I happened to stumble across a great BBC2 TV show called “It’s Not Easy Being Green”. It is hosted by a retired Lieutenant Colonel, called Dick Strawbridge.
Dick and his family embarked on a quest to live a more sustainable 21st century lifestyle without any major impacts to their existing way of life. He still wanted to be able to have his coffee machine, fridge, washing machine etc, and all the other modern conveniences that make up the western lifestyle. He sold the family home in Worcestershire and moved to derelict farm in Cornwall, with no electricity, heating, water or toilets. Crazy or what!
The first series consisted of seven episodes, which took us on a journey of the family for the first year in their new home. Some of the things they did were;
- Build a water wheel to power their household lights,
- Grow an organic vegetable garden,
- Fix and insulate the roof,
- Install solar hot water,
- Install a whole house ventilation system,
- Draw drinking water from their spring by wind power,
- Raise pigs and chickens,
- Make bio-diesel from waste vegetable oil, and
- Had a great time doing it!
It was a very inspirational series and both Kim and I enjoyed our weekly dose of the show. After the series finished, I wanted to be just like Dick! He was, and still is my hero.
As we were already started on our own sustainable living journey, and had kicked off our eco house challenge measurements and reduction campaign, we decided to take one of the suggestions from Dick’s show and try them out at home.
In late April 2007, I began to plan an organic vegetable garden for one side of our house. We had a garden (if you could call it that), that was the main entrance and it was half dead because of the lack of rain. We thought that if we built the garden beds as a feature of the house then we were more likely to maintain it. This was based on permaculture principles (not that I knew this at the time), whereby your basic food needs should be as close to the back door as practical. Well, our patch was going to be at the main entrance, so even better. Everyone who visited it would see the wonder of our vegetable patch in all its glory!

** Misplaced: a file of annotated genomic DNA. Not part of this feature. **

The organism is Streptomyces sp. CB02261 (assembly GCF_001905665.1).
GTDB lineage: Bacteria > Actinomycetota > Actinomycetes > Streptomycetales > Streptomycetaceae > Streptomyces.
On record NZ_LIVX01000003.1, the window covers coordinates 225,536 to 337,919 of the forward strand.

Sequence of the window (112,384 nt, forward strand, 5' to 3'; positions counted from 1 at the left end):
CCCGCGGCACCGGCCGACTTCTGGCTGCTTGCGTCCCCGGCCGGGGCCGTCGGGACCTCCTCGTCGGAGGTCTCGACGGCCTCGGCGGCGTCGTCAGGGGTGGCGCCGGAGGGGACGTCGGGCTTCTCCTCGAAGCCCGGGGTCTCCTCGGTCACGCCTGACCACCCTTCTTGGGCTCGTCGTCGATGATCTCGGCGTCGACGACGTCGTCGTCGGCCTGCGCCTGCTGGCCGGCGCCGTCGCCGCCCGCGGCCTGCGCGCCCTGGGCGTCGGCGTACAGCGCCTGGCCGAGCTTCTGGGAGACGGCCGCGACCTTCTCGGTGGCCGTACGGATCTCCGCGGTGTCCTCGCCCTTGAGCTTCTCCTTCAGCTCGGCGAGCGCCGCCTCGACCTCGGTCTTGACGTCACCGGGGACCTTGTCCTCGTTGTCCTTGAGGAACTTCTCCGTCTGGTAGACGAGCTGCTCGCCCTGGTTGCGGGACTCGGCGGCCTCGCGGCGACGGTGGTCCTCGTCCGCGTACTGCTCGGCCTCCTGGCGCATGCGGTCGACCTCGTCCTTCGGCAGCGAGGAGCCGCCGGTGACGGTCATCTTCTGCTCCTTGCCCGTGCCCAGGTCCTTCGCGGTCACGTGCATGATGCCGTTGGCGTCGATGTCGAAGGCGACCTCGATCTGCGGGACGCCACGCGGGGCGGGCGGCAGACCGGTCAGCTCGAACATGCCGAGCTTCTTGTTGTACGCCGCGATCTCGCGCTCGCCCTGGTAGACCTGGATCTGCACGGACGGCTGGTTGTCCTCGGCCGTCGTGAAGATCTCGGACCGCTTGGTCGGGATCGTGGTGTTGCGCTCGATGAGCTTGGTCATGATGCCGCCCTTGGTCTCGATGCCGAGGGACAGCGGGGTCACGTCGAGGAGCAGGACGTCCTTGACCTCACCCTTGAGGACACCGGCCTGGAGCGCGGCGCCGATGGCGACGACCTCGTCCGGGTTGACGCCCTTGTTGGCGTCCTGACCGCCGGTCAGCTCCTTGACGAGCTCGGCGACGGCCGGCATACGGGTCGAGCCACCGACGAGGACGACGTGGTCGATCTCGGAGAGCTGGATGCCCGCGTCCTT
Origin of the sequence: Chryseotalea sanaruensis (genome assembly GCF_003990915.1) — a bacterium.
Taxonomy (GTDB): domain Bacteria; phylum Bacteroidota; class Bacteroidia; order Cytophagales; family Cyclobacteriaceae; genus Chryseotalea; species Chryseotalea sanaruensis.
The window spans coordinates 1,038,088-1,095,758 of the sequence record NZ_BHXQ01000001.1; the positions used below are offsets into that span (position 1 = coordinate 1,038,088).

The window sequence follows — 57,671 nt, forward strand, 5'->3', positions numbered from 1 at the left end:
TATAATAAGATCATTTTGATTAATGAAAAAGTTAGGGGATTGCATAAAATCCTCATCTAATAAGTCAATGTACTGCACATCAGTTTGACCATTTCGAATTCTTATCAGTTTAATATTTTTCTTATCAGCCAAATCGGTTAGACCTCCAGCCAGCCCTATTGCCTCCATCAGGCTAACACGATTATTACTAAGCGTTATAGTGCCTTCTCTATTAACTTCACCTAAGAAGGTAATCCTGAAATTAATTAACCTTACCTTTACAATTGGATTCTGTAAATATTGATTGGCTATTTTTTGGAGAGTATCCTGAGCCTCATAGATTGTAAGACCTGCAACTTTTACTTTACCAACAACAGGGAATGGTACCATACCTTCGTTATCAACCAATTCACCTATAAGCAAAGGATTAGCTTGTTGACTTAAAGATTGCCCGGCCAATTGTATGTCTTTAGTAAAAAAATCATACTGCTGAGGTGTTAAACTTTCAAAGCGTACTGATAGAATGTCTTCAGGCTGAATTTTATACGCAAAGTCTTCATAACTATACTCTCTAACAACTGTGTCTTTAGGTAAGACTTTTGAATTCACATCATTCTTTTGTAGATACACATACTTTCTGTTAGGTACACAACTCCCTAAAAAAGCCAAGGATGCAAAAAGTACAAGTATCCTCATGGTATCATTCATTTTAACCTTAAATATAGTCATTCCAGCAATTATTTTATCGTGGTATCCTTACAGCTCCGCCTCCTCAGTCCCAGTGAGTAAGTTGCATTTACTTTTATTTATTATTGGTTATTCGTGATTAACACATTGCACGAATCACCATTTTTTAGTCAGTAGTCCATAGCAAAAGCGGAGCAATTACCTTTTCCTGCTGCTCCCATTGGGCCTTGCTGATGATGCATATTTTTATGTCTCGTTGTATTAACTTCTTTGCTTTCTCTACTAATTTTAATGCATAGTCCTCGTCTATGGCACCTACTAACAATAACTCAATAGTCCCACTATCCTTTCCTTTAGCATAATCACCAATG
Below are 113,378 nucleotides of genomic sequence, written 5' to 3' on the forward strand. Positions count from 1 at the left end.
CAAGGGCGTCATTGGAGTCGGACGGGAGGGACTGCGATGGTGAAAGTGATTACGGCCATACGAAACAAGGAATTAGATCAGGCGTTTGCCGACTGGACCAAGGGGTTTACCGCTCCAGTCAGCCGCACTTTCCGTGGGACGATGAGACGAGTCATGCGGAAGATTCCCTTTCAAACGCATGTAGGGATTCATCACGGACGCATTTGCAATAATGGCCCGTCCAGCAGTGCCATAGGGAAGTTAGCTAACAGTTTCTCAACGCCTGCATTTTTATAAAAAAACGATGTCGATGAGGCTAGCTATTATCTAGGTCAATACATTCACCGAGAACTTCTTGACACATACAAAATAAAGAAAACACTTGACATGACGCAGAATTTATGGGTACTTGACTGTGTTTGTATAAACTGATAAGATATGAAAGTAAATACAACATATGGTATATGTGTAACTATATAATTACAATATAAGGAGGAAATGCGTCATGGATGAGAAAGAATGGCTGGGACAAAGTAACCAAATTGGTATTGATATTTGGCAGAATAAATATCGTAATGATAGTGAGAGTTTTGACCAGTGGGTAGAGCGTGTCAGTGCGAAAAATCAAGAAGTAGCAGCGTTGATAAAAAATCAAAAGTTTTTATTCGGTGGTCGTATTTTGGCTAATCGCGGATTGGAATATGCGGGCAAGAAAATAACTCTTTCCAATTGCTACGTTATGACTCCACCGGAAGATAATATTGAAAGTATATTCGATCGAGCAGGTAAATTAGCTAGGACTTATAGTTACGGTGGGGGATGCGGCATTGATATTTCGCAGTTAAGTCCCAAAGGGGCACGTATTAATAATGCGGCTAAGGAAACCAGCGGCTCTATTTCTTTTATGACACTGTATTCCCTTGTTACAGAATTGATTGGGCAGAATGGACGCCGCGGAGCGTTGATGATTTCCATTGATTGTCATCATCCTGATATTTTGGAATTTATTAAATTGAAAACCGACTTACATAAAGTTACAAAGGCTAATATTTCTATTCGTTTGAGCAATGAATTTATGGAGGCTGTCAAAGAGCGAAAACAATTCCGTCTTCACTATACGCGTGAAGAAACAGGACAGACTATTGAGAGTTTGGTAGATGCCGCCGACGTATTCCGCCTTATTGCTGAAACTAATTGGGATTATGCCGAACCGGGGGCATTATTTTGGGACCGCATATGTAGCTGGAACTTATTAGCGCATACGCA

I based the design on the “No Dig Garden” developed by Esther Dean. I read her little book, which was full of great information about establishing a garden for Australian conditions. I modified the method slightly as per “Greeniology” and added raised garden beds to make it easier to work on. The soil in Melton is clay based and is very hard when dry. There was very little organic matter in the first 2 cm of topsoil, so I had to improve the soil before I planted and improve drainage.
I decided to use red gum sleepers as the frame for the beds and constructed them 2100 x 1200 x 100 cm and spaced the beds 70 cm apart. This was enough space to lay some pavers for a little path between each bed. The beds were fastened together with 100 mm galvanised nails with a butt joint, and the wood was so hard that I had to pre-drill each nail hole. During the construction I managed to hit my left shin with the full force of a hammer blow! It swelled up like a melon. Nice and sore for the rest of the day, but some ice helped the swelling go down.
As recommended by Esther Dean’s book, I filled the beds in the following order. The first layer was a cover of cardboard and newspaper about 5 sheets thick. This ground cover was to kill the weeks, grass and provide food for the earth worms. Next was a 10 cm layer of either lucerne hay or pea straw. I chose pea straw and Amy and Megan laid it for me. The third layer was a 2 cm layer of Dynamic Lifter (you can use well rotted manure). For the four beds I finished off an entire 25 Kg bag of very smelly Dynamic Lifter. I then covered the DL with another 5 cm layer of pea straw and then a layer 20 cm thick of mushroom compost garden mix. I think it was a 50-50 mix of mushroom compost and a loam type soil. It was filled with organic matter and was very suitable for the purpose of growing vegetables. I ordered 2 cubic metres and used it all! Adam lugged most of it from the roadside and Kim and I raked it level in each bed. Lastly, I topped it off with a 5 cm layer of sugar cane mulch, to help conserve water by stopping evaporation.
It was a very satisfying feeling to finish all of the beds in one weekend. Read on in Part 2, to see how and what I planted in my first Winter crop.
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